– by RAJEEV GOWDA
Now that in Bangalore
The electoral hurly burly’s done
And it’ll take three weeks to figure
Whether the battle’s lost or won
I find myself
Specifically, my mind is drifting to a short story that I read many moons ago. It’s called “The Ones Who Walk Away From Omelas,” by the renowned science fiction writer, Ursula K. Le Guin (which won her the Hugo Award for short stories in 1974).
Omelas is a town much like Utopia. Life is perfect for its residents. Happiness abounds. It’s a city where the people enjoy prosperity, culture, entertainment, beauty … they have everything.
But there’s one catch. One crucial tradeoff.
In order for the residents of Omelas to enjoy this wonderful life, they must enslave a child in a dark dungeon.
All citizens of Omelas learn about this tradeoff when they come of age. As a rite of passage, they have to visit the dungeon to see for themselves the degrading conditions in which the child lives.
To quote Le Guin “No matter how well the matter has been explained to them, these young spectators are always shocked and sickened at the sight. They feel disgust, which they had thought themselves superior to. They feel anger, outrage, impotence, despite all the explanations. They would like to do something for the child. But there is nothing they can do. If the child were brought up into the sunlight out of that vile place, if it were cleaned and fed and comforted, that would be a good thing, indeed; but if it were done, in that day and hour all the prosperity and beauty and delight of Omelas would wither and be destroyed. Those are the terms. To exchange all the goodness and grace of every life in Omelas for that single, small improvement: to throw away the happiness of thousands for the chance of happiness of one: that would be to let guilt within the walls indeed.”
So they reconcile themselves to this tradeoff and life is blissful for all in Omelas. Except that one dehumanized child.
But slowly, over time, the unbelievable happens. Some citizens walk away from Omelas. They walk away from its perfection. They move to less utopian places. Because the tradeoff that sustains Omelas is too much for them to take any more.
Now, why on earth am I thinking of this short story?
Because Omelas strikes me as similar to the wonderful depictions of Narendra Modi’s Gujarat that the BJP’s Goebbelsian spinmeisters, Arun Shourie and Arun Jaitley are proclaiming to the world. Heaven on earth. Development’s shining shop window. To justify their case for Modi as the BJP’s next PM candidate. Even before the current one has bit the dust. As he will, as he must.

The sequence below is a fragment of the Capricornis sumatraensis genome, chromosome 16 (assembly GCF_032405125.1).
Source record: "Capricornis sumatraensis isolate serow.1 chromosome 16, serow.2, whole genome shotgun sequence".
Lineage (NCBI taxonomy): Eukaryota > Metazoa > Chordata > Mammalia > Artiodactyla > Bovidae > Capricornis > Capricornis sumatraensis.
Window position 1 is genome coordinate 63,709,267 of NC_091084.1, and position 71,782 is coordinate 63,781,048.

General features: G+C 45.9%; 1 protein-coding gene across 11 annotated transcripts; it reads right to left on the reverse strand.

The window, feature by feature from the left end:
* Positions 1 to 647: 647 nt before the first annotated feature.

The Indian industrialist class has bought the story. Or simply sold their souls for the Gujarat government’s sops. The subsidies they feast on are really the money of the hard working citizens of Gujarat transferred to corporate wallets in a nanosecond.
Gujarat’s development story can be questioned too, but that we’ll do another day.
Think instead of the condition of the minorities in Gujarat. Whatever Modi may have done or not done on the development front, we know what he’s done to the minorities.
They live in terror. They live in fear. They rue the lives lost, the loved ones mercilessly massacred in front of their own eyes. By those who speak today of glorious development.
And then I think of Omelas. And those who walk away from there. Because they know that no right-thinking human can accept that tradeoff. That all their prosperity is tainted by the brutalization of that one child.
And then I think of Gujarat. So long as the minorities there are subject to a fear-filled existence. So long as the perpetrators of the post-Godhra riots walk free. So long will a dreadful tradeoff remain that no right-thinking, right-living human can ever accept.
As for the Aruns who lead the Modi chorus, I’ll leave them with some Shakespeare …
Lady Macbeth: Here’s the smell of the blood still;
all the perfumes of Arabia will not sweeten this little hand.
Oh, oh, oh!
*Le Guin’s short story is used to discuss the limits of the utilitarian philosophy—the greatest good of the greatest number. A truly just society would not accept the tradeoff that the citizens of Omelas live with. Because it comes at the cost of violating at least one person’s fundamental freedoms. … You can look it up … that’s what the Internet’s for.